‘Customers are facing the same uncertainties, but still have important purchase power – especially as we approach what is normally a busy time of year for many small businesses: Christmas.
‘We can all pledge to “shop small” and buy from independent retailers, treat friends or family to a voucher for an independent pub or restaurant and champion our local businesses by engaging with them on social media and leaving reviews.’
Mike Cherry, National Chairman of FSB, added: ‘Since March, small businesses have been working hard to put safety measures in place and adapt their business models.
‘Small firms are resilient and – having spent large sums on making their premises safe – are now investing to ensure they can keep trading through the critical festive period.
‘We’d encourage all shoppers to please consider your local small businesses as first port of call over the coming weeks.
‘Go on their websites, check their social media and give them a buzz to see how you can support. They need you now more than ever.
‘Equally, we’re calling on all online marketplaces and delivery apps to treat their small business customers fairly. Doing so will be to the benefit of all in the long term.’
Emma Jones, founder of small business support network, Enterprise Nation, said: ‘We’ve seen a massive shift to people making an effort to support their local small businesses since March.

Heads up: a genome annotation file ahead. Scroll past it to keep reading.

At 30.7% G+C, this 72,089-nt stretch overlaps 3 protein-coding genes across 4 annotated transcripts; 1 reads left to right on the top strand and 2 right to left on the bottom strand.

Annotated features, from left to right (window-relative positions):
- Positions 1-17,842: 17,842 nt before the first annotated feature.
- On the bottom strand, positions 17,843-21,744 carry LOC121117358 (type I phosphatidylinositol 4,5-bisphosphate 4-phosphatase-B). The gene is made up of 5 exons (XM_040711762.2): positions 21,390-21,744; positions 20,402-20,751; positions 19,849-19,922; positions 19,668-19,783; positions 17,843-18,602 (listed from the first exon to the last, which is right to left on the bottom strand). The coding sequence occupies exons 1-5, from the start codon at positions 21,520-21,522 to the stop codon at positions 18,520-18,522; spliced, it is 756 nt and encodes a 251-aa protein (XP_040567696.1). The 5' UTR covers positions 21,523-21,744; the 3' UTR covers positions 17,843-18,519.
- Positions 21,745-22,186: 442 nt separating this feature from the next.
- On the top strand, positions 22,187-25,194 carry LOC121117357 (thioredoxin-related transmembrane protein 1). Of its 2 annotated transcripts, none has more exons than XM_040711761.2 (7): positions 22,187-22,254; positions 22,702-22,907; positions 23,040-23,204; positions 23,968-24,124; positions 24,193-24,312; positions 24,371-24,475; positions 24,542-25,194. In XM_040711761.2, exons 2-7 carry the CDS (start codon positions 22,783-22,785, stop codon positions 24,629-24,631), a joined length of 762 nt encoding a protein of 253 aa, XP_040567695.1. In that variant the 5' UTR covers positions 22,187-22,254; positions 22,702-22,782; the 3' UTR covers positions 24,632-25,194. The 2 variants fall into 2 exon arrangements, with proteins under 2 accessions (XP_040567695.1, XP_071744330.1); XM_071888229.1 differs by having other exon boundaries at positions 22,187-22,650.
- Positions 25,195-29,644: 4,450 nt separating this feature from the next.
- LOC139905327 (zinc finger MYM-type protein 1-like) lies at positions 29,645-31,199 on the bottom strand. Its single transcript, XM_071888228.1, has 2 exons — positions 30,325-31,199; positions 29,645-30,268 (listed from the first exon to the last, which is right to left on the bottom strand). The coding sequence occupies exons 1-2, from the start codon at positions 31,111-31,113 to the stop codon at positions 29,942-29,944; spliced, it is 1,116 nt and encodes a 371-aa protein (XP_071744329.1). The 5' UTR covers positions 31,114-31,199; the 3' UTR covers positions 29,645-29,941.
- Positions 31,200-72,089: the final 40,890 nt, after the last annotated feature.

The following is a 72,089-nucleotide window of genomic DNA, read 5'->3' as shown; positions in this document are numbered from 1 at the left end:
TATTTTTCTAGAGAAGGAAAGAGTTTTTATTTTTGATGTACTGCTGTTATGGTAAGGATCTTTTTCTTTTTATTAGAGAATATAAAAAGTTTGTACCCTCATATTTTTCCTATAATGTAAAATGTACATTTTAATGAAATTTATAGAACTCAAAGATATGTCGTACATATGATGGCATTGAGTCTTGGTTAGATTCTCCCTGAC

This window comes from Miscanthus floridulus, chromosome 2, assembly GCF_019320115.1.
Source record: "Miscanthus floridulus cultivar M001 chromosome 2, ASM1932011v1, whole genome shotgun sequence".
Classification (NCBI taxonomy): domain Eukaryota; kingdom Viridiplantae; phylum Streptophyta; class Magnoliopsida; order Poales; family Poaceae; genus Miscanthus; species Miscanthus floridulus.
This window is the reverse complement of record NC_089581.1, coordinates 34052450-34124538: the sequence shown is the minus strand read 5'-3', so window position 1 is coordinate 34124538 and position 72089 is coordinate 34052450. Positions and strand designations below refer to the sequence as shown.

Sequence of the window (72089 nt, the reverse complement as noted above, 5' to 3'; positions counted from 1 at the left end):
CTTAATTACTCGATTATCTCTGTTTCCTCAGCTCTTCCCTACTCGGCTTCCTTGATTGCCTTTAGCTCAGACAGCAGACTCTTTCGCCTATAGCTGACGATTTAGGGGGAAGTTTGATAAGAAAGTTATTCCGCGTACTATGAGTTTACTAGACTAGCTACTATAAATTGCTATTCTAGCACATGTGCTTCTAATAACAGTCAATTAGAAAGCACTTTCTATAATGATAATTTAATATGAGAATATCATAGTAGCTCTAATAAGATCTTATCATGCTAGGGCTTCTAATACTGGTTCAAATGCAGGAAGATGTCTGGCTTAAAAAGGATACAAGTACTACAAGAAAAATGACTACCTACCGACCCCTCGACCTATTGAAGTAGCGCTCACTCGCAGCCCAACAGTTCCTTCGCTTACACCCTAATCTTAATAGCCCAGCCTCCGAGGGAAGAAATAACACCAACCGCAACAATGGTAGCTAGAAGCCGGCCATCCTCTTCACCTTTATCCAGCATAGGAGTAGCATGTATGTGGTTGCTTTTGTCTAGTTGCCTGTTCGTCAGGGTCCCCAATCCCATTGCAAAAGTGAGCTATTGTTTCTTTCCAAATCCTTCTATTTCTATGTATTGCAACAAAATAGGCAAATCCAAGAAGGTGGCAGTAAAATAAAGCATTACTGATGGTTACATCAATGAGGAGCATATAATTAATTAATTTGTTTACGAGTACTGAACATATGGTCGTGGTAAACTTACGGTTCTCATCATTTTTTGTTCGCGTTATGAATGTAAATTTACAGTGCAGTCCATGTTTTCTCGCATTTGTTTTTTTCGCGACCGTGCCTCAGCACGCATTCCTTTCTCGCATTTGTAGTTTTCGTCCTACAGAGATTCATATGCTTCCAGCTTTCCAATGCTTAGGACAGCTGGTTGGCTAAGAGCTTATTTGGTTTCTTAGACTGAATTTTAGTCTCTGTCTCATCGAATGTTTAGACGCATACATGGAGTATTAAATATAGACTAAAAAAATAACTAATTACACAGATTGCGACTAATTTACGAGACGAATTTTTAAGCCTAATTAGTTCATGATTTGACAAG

‘With Christmas approaching and many small firms closed during the most important trading period of the year, supporting them has never been more important.
‘Lockdown has also accelerated the uptake of digital technology and you will find many more of your local traders online.
‘Many have already adapted to offer takeaway or delivery services and some offer timed slots where you can pick up food items and drinks safely.’
Even though small firms are shutting, customers can support them online buy making orders
Below, Emma has given her tips on how to support businesses.
Check social media: While established takeaway food outlets have been allowed to continue to operate, cafes, pubs and restaurants may now be offering some new services.
Most have taken to Twitter, Instagram and Facebook with more details about how you can access the service.
Support the high street: Many high street shops are now selling everything from beauty products to clothes to locally-made jams and pickles online and you can order in the same way you would a food order from Tesco.
Many local butchers, for example are now set up to offer click and collect. Do a google search or check social media for a link to their e-commerce website and have it delivered to your door.
Discover new brands: Some pre-planned activities like farmers markets and food festivals have already organised online events where you can access their products and order via one central website, like A South London Makers Market or Bath Christmas Market.
Use online marketplaces: Today many small businesses also have their own e-commerce platform and sell on powerful marketplaces like Amazon, Etsy and eBay.
It’s an easy way to support small by buying from them on marketplaces so you get double benefit of supporting a small business with delivery efficiencies guaranteed.